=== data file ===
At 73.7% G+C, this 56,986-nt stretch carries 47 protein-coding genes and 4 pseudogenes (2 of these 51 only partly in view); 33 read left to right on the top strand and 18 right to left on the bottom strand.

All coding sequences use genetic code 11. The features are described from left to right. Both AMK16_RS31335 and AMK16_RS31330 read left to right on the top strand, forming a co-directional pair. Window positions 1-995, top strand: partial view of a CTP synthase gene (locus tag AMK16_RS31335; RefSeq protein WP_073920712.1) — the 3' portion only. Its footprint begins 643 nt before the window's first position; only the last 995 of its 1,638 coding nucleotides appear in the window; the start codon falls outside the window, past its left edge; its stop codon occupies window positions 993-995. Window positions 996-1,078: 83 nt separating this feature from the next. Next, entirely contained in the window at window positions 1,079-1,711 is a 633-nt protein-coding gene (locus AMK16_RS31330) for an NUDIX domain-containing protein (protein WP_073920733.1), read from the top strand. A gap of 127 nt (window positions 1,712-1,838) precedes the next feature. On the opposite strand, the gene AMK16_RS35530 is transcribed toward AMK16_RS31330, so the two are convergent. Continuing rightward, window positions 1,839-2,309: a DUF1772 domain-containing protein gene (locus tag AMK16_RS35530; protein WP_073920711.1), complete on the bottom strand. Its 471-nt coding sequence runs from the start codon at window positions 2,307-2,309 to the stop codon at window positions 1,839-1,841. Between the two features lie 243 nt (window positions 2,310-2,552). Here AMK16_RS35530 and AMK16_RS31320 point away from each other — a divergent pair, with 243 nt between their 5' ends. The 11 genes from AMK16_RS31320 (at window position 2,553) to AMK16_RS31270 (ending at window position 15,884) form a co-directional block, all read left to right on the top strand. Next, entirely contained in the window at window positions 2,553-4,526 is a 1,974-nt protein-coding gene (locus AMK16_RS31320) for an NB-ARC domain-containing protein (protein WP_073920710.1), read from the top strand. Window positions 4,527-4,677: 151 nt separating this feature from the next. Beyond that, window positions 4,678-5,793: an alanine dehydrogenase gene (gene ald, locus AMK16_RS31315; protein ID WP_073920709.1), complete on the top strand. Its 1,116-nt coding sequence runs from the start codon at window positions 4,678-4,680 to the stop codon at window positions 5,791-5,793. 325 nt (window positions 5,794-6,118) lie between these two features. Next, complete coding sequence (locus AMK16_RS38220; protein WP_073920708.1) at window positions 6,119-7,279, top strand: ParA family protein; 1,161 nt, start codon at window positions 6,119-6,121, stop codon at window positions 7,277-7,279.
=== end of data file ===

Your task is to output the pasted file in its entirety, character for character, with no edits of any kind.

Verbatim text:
At 73.7% G+C, this 56,986-nt stretch carries 47 protein-coding genes and 4 pseudogenes (2 of these 51 only partly in view); 33 read left to right on the top strand and 18 right to left on the bottom strand.

All coding sequences use genetic code 11. The features are described from left to right. Both AMK16_RS31335 and AMK16_RS31330 read left to right on the top strand, forming a co-directional pair. Window positions 1-995, top strand: partial view of a CTP synthase gene (locus tag AMK16_RS31335; RefSeq protein WP_073920712.1) — the 3' portion only. Its footprint begins 643 nt before the window's first position; only the last 995 of its 1,638 coding nucleotides appear in the window; the start codon falls outside the window, past its left edge; its stop codon occupies window positions 993-995. Window positions 996-1,078: 83 nt separating this feature from the next. Next, entirely contained in the window at window positions 1,079-1,711 is a 633-nt protein-coding gene (locus AMK16_RS31330) for an NUDIX domain-containing protein (protein WP_073920733.1), read from the top strand. A gap of 127 nt (window positions 1,712-1,838) precedes the next feature. On the opposite strand, the gene AMK16_RS35530 is transcribed toward AMK16_RS31330, so the two are convergent. Continuing rightward, window positions 1,839-2,309: a DUF1772 domain-containing protein gene (locus tag AMK16_RS35530; protein WP_073920711.1), complete on the bottom strand. Its 471-nt coding sequence runs from the start codon at window positions 2,307-2,309 to the stop codon at window positions 1,839-1,841. Between the two features lie 243 nt (window positions 2,310-2,552). Here AMK16_RS35530 and AMK16_RS31320 point away from each other — a divergent pair, with 243 nt between their 5' ends. The 11 genes from AMK16_RS31320 (at window position 2,553) to AMK16_RS31270 (ending at window position 15,884) form a co-directional block, all read left to right on the top strand. Next, entirely contained in the window at window positions 2,553-4,526 is a 1,974-nt protein-coding gene (locus AMK16_RS31320) for an NB-ARC domain-containing protein (protein WP_073920710.1), read from the top strand. Window positions 4,527-4,677: 151 nt separating this feature from the next. Beyond that, window positions 4,678-5,793: an alanine dehydrogenase gene (gene ald, locus AMK16_RS31315; protein ID WP_073920709.1), complete on the top strand. Its 1,116-nt coding sequence runs from the start codon at window positions 4,678-4,680 to the stop codon at window positions 5,791-5,793. 325 nt (window positions 5,794-6,118) lie between these two features. Next, complete coding sequence (locus AMK16_RS38220; protein WP_073920708.1) at window positions 6,119-7,279, top strand: ParA family protein; 1,161 nt, start codon at window positions 6,119-6,121, stop codon at window positions 7,277-7,279.